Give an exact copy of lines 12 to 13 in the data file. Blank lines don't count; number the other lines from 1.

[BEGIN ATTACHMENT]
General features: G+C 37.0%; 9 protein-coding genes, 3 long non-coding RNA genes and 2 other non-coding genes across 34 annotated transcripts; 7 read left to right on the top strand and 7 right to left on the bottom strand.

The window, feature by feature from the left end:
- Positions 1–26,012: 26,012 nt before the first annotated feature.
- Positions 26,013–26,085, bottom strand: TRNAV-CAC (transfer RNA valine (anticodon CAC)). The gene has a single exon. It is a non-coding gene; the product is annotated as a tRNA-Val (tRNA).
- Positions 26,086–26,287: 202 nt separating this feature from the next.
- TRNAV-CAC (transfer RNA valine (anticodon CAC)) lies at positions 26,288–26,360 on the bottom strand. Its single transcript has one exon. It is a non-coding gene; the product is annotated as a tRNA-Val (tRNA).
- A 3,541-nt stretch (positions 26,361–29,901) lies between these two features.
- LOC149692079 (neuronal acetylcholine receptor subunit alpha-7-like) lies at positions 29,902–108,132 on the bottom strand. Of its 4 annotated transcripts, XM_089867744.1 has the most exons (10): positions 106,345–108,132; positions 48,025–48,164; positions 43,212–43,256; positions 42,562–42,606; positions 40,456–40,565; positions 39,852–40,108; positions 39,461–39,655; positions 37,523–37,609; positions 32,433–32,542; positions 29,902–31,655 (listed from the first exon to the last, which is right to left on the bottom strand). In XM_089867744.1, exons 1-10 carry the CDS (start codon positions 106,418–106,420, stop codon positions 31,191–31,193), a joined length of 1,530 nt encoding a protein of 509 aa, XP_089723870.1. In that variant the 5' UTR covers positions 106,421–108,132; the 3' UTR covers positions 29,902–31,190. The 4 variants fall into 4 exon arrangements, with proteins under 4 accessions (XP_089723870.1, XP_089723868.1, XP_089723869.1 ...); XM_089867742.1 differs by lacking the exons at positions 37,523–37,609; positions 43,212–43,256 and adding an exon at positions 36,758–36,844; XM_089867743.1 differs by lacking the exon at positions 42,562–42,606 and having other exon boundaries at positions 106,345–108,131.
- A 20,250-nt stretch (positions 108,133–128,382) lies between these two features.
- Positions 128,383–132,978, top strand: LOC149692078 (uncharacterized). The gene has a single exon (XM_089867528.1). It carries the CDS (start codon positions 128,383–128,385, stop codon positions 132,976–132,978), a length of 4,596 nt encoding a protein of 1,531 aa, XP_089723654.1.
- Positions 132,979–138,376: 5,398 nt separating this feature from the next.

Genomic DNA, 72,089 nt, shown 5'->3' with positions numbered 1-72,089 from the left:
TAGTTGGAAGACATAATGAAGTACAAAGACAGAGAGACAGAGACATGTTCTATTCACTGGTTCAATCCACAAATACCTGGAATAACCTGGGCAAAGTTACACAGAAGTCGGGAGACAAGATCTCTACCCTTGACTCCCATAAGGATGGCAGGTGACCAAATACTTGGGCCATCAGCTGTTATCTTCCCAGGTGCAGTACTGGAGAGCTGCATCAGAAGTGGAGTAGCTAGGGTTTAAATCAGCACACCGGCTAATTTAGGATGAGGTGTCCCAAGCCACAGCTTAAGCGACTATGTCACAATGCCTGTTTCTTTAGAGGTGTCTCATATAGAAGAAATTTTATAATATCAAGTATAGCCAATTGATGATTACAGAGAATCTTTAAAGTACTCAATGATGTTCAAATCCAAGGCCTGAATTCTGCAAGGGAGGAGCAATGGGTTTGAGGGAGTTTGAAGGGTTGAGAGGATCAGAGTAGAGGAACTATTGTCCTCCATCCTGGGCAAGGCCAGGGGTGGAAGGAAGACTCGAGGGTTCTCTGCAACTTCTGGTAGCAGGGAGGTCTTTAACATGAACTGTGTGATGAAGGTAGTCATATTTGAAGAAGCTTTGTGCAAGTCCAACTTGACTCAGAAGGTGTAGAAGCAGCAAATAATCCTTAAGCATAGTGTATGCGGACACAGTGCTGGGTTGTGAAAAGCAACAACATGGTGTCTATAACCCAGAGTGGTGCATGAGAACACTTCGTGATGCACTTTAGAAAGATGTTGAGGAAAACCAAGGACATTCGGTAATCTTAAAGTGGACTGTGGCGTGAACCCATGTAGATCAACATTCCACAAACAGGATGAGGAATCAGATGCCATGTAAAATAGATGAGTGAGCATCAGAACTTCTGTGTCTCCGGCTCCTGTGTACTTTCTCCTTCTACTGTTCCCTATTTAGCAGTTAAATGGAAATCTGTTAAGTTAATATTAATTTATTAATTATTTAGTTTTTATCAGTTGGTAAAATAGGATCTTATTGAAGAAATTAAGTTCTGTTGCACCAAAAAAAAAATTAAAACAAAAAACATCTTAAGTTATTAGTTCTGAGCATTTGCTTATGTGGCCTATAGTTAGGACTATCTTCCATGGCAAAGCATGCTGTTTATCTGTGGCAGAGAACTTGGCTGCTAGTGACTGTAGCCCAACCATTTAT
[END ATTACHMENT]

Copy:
Genomic DNA, 72,089 nt, shown 5'->3' with positions numbered 1-72,089 from the left:
TAGTTGGAAGACATAATGAAGTACAAAGACAGAGAGACAGAGACATGTTCTATTCACTGGTTCAATCCACAAATACCTGGAATAACCTGGGCAAAGTTACACAGAAGTCGGGAGACAAGATCTCTACCCTTGACTCCCATAAGGATGGCAGGTGACCAAATACTTGGGCCATCAGCTGTTATCTTCCCAGGTGCAGTACTGGAGAGCTGCATCAGAAGTGGAGTAGCTAGGGTTTAAATCAGCACACCGGCTAATTTAGGATGAGGTGTCCCAAGCCACAGCTTAAGCGACTATGTCACAATGCCTGTTTCTTTAGAGGTGTCTCATATAGAAGAAATTTTATAATATCAAGTATAGCCAATTGATGATTACAGAGAATCTTTAAAGTACTCAATGATGTTCAAATCCAAGGCCTGAATTCTGCAAGGGAGGAGCAATGGGTTTGAGGGAGTTTGAAGGGTTGAGAGGATCAGAGTAGAGGAACTATTGTCCTCCATCCTGGGCAAGGCCAGGGGTGGAAGGAAGACTCGAGGGTTCTCTGCAACTTCTGGTAGCAGGGAGGTCTTTAACATGAACTGTGTGATGAAGGTAGTCATATTTGAAGAAGCTTTGTGCAAGTCCAACTTGACTCAGAAGGTGTAGAAGCAGCAAATAATCCTTAAGCATAGTGTATGCGGACACAGTGCTGGGTTGTGAAAAGCAACAACATGGTGTCTATAACCCAGAGTGGTGCATGAGAACACTTCGTGATGCACTTTAGAAAGATGTTGAGGAAAACCAAGGACATTCGGTAATCTTAAAGTGGACTGTGGCGTGAACCCATGTAGATCAACATTCCACAAACAGGATGAGGAATCAGATGCCATGTAAAATAGATGAGTGAGCATCAGAACTTCTGTGTCTCCGGCTCCTGTGTACTTTCTCCTTCTACTGTTCCCTATTTAGCAGTTAAATGGAAATCTGTTAAGTTAATATTAATTTATTAATTATTTAGTTTTTATCAGTTGGTAAAATAGGATCTTATTGAAGAAATTAAGTTCTGTTGCACCAAAAAAAAAATTAAAACAAAAAACATCTTAAGTTATTAGTTCTGAGCATTTGCTTATGTGGCCTATAGTTAGGACTATCTTCCATGGCAAAGCATGCTGTTTATCTGTGGCAGAGAACTTGGCTGCTAGTGACTGTAGCCCAACCATTTAT